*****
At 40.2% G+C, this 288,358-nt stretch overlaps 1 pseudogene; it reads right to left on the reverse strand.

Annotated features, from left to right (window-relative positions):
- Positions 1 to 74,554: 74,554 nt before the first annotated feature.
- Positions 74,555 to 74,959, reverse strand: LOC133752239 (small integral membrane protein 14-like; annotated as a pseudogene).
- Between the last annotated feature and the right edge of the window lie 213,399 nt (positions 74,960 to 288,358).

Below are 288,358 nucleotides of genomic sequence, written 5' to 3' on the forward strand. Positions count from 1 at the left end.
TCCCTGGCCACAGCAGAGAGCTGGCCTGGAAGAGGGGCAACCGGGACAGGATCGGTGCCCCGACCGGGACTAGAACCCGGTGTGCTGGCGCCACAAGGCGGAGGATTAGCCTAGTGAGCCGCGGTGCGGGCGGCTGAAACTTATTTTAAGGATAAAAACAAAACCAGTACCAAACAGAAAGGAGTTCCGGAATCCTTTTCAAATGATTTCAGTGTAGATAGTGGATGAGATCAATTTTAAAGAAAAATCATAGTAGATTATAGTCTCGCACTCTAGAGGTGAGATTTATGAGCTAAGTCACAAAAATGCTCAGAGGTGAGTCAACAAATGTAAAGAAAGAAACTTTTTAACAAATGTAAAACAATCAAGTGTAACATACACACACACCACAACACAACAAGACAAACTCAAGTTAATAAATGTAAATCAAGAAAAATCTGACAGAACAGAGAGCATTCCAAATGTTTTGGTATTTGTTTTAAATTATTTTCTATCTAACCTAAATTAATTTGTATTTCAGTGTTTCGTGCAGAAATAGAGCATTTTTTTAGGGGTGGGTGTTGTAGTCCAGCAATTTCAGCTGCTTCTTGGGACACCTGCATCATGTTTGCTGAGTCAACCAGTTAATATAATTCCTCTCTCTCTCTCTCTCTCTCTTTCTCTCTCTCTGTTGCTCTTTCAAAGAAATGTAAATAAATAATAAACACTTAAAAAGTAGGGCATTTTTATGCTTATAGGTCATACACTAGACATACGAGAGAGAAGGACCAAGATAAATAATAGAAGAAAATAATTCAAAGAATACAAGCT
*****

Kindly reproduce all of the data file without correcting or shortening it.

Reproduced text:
At 40.2% G+C, this 288,358-nt stretch overlaps 1 pseudogene; it reads right to left on the reverse strand.

Annotated features, from left to right (window-relative positions):
- Positions 1 to 74,554: 74,554 nt before the first annotated feature.
- Positions 74,555 to 74,959, reverse strand: LOC133752239 (small integral membrane protein 14-like; annotated as a pseudogene).
- Between the last annotated feature and the right edge of the window lie 213,399 nt (positions 74,960 to 288,358).

Below are 288,358 nucleotides of genomic sequence, written 5' to 3' on the forward strand. Positions count from 1 at the left end.
TCCCTGGCCACAGCAGAGAGCTGGCCTGGAAGAGGGGCAACCGGGACAGGATCGGTGCCCCGACCGGGACTAGAACCCGGTGTGCTGGCGCCACAAGGCGGAGGATTAGCCTAGTGAGCCGCGGTGCGGGCGGCTGAAACTTATTTTAAGGATAAAAACAAAACCAGTACCAAACAGAAAGGAGTTCCGGAATCCTTTTCAAATGATTTCAGTGTAGATAGTGGATGAGATCAATTTTAAAGAAAAATCATAGTAGATTATAGTCTCGCACTCTAGAGGTGAGATTTATGAGCTAAGTCACAAAAATGCTCAGAGGTGAGTCAACAAATGTAAAGAAAGAAACTTTTTAACAAATGTAAAACAATCAAGTGTAACATACACACACACCACAACACAACAAGACAAACTCAAGTTAATAAATGTAAATCAAGAAAAATCTGACAGAACAGAGAGCATTCCAAATGTTTTGGTATTTGTTTTAAATTATTTTCTATCTAACCTAAATTAATTTGTATTTCAGTGTTTCGTGCAGAAATAGAGCATTTTTTTAGGGGTGGGTGTTGTAGTCCAGCAATTTCAGCTGCTTCTTGGGACACCTGCATCATGTTTGCTGAGTCAACCAGTTAATATAATTCCTCTCTCTCTCTCTCTCTCTCTTTCTCTCTCTCTGTTGCTCTTTCAAAGAAATGTAAATAAATAATAAACACTTAAAAAGTAGGGCATTTTTATGCTTATAGGTCATACACTAGACATACGAGAGAGAAGGACCAAGATAAATAATAGAAGAAAATAATTCAAAGAATACAAGCT